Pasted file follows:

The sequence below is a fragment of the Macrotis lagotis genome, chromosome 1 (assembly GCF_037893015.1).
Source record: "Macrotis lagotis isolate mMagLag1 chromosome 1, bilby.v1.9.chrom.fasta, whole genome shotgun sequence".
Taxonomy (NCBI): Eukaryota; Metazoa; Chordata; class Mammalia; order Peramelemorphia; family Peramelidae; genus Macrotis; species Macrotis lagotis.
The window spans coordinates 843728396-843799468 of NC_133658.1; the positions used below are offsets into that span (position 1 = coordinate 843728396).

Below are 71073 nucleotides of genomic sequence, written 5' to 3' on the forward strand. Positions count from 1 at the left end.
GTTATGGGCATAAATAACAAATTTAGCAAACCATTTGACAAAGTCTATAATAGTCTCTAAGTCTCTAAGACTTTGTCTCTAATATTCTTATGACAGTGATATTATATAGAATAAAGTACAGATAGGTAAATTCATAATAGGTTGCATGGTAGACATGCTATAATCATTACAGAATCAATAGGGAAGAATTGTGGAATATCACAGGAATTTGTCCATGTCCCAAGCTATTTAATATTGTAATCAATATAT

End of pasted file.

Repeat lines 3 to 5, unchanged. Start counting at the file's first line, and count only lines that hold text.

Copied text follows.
Taxonomy (NCBI): Eukaryota; Metazoa; Chordata; class Mammalia; order Peramelemorphia; family Peramelidae; genus Macrotis; species Macrotis lagotis.
The window spans coordinates 843728396-843799468 of NC_133658.1; the positions used below are offsets into that span (position 1 = coordinate 843728396).

Below are 71073 nucleotides of genomic sequence, written 5' to 3' on the forward strand. Positions count from 1 at the left end.